Meanwhile, the 1937–1938 ski season was fast approaching and the younger Neuron now had no job obligations. “I decided to ski places I had never been to and to spend as much time as possible in St. Anton and the St. Christoph region.” he said. As he was packing for the trip, his uncle Friedrich showed up and gave him a membership card for the German Alpine Club. The idea was that it would get him into mountain refuges if he needed to cross borders.
By March 1938, the family was ready to leave for Italy. Neuron walked over to Hakoah’s main facility to collect some belongings. On the way home he took a shortcut through back alleys and witnessed two Nazi Brownshirts beating up an old Jewish street musician, kicking him and hitting him with his violin.
“I’ve never told this story to anyone because I never wanted to remember what happened, and it happened fast,” Neuron said. “I rushed the two thugs and threw one to the ground hard. The other thug swung the violin at me, and I threw it to the ground and hit him several times. The old man got up and ran away. I stood there for what seemed like a long time. There was a lot of blood. Then I picked up my things and ran home. I told my parents and Friedrich what happened and there was a long silence. Friedrich said that I could not travel with them since I could be identified.” Neuron never found out if the two thugs survived.
The next day his parents left for Italy while Neuron stayed at home until his uncle could find out more. Two days later, on March 12, 1938, the German army marched into Vienna. Uncle Friedrich hid his nephew in the trunk of his car and drove to the Italian border, where the taxi company owner was waiting. Neuron climbed into the taxi’s trunk and was driven to safety.
He hid out for two months at a friend’s summer house on Lake Como. Through a Mafia contact, he bought fake visas to get to France and Portugal. He then took the train to Venice and asked the Swiss Consul for a visa. To exit Italy, Neuron needed to prove he wasn’t Jewish. On the strength of the German Alpine Club card, a consular officer decided he wasn’t Jewish and approved a three-week vacation in Switzerland. After the three weeks were up, the Swiss arrested him, but Neuron showed them his fake visas and they let him cross into France.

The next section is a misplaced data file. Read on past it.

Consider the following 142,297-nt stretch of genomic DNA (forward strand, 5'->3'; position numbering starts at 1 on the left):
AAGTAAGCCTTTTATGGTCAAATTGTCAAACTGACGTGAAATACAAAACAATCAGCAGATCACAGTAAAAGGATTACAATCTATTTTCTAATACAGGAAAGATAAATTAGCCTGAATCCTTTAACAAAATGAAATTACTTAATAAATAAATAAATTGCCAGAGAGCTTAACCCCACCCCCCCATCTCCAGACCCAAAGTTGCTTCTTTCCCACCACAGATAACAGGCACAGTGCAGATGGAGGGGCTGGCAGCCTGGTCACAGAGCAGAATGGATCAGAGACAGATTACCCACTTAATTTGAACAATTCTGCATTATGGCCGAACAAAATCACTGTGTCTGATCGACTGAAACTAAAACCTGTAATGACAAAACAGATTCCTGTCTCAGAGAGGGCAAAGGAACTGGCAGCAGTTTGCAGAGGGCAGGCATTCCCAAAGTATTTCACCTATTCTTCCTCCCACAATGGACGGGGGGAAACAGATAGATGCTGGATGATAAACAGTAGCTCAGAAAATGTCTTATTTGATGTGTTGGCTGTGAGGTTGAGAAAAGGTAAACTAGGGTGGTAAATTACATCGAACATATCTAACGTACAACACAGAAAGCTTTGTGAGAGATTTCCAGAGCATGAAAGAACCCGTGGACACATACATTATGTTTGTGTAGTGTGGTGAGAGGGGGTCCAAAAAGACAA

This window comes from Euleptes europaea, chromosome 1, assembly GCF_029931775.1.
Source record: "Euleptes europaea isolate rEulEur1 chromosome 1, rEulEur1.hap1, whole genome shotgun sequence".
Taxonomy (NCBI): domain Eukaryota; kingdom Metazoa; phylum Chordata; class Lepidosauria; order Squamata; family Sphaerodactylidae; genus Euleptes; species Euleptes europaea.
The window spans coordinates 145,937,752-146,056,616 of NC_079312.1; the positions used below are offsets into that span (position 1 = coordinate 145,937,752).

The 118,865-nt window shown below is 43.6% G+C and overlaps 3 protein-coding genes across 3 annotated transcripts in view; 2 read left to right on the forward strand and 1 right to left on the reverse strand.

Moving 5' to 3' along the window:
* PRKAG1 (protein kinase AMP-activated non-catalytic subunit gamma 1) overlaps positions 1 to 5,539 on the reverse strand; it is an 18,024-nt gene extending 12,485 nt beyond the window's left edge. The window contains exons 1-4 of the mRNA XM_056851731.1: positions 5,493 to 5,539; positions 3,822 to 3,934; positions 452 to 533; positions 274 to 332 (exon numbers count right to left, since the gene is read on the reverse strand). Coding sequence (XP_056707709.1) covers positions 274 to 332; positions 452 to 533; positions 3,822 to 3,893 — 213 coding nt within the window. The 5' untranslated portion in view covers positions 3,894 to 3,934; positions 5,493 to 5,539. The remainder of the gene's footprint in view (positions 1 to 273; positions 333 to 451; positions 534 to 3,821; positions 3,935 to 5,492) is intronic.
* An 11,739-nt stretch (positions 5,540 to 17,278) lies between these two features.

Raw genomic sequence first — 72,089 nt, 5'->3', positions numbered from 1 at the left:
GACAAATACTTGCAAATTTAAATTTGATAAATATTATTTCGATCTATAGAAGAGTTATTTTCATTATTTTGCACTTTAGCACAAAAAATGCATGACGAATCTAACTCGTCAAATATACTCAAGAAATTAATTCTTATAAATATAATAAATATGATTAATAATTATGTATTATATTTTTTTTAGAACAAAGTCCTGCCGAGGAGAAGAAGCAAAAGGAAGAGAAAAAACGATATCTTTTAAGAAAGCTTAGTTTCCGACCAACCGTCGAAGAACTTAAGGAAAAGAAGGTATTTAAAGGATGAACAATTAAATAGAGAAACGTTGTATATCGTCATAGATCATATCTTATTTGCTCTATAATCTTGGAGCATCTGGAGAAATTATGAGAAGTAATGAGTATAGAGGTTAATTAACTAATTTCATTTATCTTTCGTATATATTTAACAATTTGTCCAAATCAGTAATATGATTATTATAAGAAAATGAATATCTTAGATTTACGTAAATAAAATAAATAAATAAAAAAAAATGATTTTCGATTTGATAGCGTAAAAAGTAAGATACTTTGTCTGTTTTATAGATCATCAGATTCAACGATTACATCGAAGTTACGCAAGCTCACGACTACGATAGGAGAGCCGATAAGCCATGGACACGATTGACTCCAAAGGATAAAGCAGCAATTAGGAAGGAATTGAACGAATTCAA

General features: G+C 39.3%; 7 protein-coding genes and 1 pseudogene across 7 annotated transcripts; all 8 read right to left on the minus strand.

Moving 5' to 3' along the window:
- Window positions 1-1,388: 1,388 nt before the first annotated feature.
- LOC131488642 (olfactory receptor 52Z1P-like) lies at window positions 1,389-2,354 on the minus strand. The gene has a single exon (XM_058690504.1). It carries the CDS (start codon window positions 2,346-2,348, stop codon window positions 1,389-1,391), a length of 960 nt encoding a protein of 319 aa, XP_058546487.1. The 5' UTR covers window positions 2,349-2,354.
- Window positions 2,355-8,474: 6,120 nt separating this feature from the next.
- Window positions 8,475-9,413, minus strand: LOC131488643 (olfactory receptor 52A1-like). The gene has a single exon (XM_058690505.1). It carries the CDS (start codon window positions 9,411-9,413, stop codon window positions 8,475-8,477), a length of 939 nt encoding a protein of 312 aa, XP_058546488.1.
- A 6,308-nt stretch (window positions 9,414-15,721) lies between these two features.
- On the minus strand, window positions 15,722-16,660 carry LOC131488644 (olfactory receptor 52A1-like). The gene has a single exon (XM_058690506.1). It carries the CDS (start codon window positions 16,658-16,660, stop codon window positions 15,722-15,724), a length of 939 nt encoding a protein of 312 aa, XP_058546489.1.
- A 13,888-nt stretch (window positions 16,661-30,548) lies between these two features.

He then hitched a ride to a train station and booked a ticket to Paris, where several of his Hakoah friends were waiting to sail to America. It was December 1938, and snow was falling in the French Alps, so Neuron went to Chamonix. There, he rented a room for the winter, turning the bathroom into a photo-processing lab so he could make a living selling photos to tourists. He also joined an underground ski school and by Christmas was making money. Twice during the winter, Neuron was arrested and fined for working without a permit, but everyone seemed to like him, even the cops.
By June 1939, the French authorities were getting worried about a German invasion and put out arrest orders for all foreigners without papers. When the local cops came for Neuron, they allowed him to keep all his possessions, then drove him to an internment camp at a soccer stadium in Marseilles. The situation there was informal, but the guards were armed.
Friends from Chamonix traveled to Marseilles to check on Neuron. They bribed the guards and drove him into Spain, where he found his way to Lisbon and boarded a steamer to America.
And so Neuron eventually found his way to Columbus, reuniting with his parents. His intention was to open a photographic studio, but the authorities in Columbus confiscated his camera gear, fearing that since he was Austrian, he might want to send sensitive photos to the Nazis in Germany. Neuron then called Hannes Schneider in New Hampshire, asking for a job teaching at Cranmore. The answer was yes.
When America entered World War II after December 7, 1941, Neuron was one of 13 Cranmore instructors who joined the newly formed 10th Mountain Division. They went to train at Colorado’s Camp Hale, and by late December 1944 Neuron was back in Italy, assigned to HQ Company, 3rd Battalion, 86th Regiment. He fought in the bloody battle of Mt. Belvedere. Afterward, because he spoke four languages, he spent the rest of the war interrogating prisoners.
At the end of the war Neuron went briefly to St. Anton but soon returned to Columbus and set up a photography studio. He had a long career as a portrait photographer and in 1961 became ski school director at the new Snow Trails ski area near Mansfield—Ohio’s first ski area. After retiring in 1986, until his death in 2000, Walter lived and skied in Colorado, where he bought apartments in Keystone and Vail.
Paul Hooge taught in Walter Neuron’s Snow Trails ski school and is a member of Skiing History’s editorial review board.